Natural gas is a occurring hydrocarbon gas mixture consisting of methane, but including varying amounts of other higher alkanes, sometimes a small percentage of carbon dioxide, hydrogen sulfide, or helium. It is formed when layers of decomposing plant and animal matter are exposed to intense heat and pressure under the surface of the Earth over millions of years; the energy that the plants obtained from the sun is stored in the form of chemical bonds in the gas. Natural gas is a non-renewable hydrocarbon used as a source of energy for heating and electricity generation, it is used as a fuel for vehicles and as a chemical feedstock in the manufacture of plastics and other commercially important organic chemicals. Natural gas has a complicated effect on climate change. However, natural gas use supplants coal use, far more environmentally damaging, leading to lower net carbon dioxide emissions in countries such as the United States. Natural gas is found in deep underground rock formations or associated with other hydrocarbon reservoirs in coal beds and as methane clathrates.
Petroleum is another fossil fuel found close to and with natural gas. Most natural gas was created over time by two mechanisms: thermogenic. Biogenic gas is created by methanogenic organisms in marshes, bogs and shallow sediments. Deeper in the earth, at greater temperature and pressure, thermogenic gas is created from buried organic material. In petroleum production, gas is sometimes burned as flare gas. Before natural gas can be used as a fuel, but not all, must be processed to remove impurities, including water, to meet the specifications of marketable natural gas; the by-products of this processing include ethane, butanes and higher molecular weight hydrocarbons, hydrogen sulfide, carbon dioxide, water vapor, sometimes helium and nitrogen. Natural gas is sometimes informally referred to as "gas" when compared to other energy sources such as oil or coal. However, it is not to be confused with gasoline in North America, where the term gasoline is shortened in colloquial usage to gas. Natural gas was discovered accidentally in ancient China, as it resulted from the drilling for brines.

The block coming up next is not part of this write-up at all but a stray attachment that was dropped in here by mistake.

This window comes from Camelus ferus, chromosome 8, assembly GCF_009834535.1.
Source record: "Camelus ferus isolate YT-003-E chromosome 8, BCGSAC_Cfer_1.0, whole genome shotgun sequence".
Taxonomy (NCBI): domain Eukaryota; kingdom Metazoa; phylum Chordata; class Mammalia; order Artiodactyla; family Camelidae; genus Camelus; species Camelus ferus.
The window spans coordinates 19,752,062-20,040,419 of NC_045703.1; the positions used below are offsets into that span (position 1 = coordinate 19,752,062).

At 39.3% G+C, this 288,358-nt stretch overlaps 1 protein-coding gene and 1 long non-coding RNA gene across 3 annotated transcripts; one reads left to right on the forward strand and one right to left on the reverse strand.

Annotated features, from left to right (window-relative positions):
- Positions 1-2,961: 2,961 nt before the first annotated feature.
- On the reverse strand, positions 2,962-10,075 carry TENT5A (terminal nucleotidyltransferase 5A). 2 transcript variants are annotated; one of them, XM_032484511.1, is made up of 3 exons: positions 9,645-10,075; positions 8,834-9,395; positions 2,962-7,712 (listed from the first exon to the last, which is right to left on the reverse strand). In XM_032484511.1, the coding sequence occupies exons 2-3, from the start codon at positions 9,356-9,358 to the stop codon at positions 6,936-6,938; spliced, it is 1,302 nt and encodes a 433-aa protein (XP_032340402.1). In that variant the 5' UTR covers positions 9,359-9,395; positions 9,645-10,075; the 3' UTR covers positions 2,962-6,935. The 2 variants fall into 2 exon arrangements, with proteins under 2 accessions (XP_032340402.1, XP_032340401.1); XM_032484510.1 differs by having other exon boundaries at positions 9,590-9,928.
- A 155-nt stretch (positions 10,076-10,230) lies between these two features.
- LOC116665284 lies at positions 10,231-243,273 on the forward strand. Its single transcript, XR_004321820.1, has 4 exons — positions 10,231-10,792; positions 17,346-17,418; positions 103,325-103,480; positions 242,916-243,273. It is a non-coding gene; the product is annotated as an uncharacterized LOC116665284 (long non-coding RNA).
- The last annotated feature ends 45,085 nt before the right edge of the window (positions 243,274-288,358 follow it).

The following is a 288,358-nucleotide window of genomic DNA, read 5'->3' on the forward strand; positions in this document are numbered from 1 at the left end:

Natural gas was first used by the Chinese in about 500 BCE. They discovered a way to transport gas seeping from the ground in crude pipelines of bamboo to where it was used to boil salt water to extract the salt, in the Ziliujing District of Sichuan; the discovery and identification of natural gas in the Americas happened in 1626. In 1821, William Hart dug the first natural gas well at Fredonia, New York, United States, which led to the formation of the Fredonia Gas Light Company; the city of Philadelphia created the first municipally owned natural gas distribution venture in 1836. By 2009, 66 000 km³ had been used out of the total 850 000 km³ of estimated remaining recoverable reserves of natural gas. Based on an estimated 2015 world consumption rate of about 3400 km³ of gas per year, the total estimated remaining economically recoverable reserves of natural gas would last 250 years at current consumption rates. An annual increase in usage of 2–3% could result in recoverable reserves lasting less as few as 80 to 100 years.
In the 19th century, natural gas was obtained as a by-product of producing oil. The small, light gas carbon chains came out of solution as the extracted fluids underwent pressure reduction from the reservoir to the surface, similar to uncapping a soft drink bottle where the carbon dioxide effervesces; the gas was viewed as a by-product, a hazard, a disposal problem in active oil fields. The large volumes produced could not be utilized until expensive pipeline and storage facilities were constructed to deliver the gas to consumer markets; until the early part of the 20th century, most natural gas associated with oil was either released or burned off at oil fields. Gas venting and production flaring are still practised in modern times, but efforts are ongoing around the world to retire them, to replace them with other commercially viable and useful alternatives. Unwanted gas is returned to the reservoir with'injection' wells while awaiting a possible future market or to re-pressurize the formation, which can enhance oil extraction rates from other wells.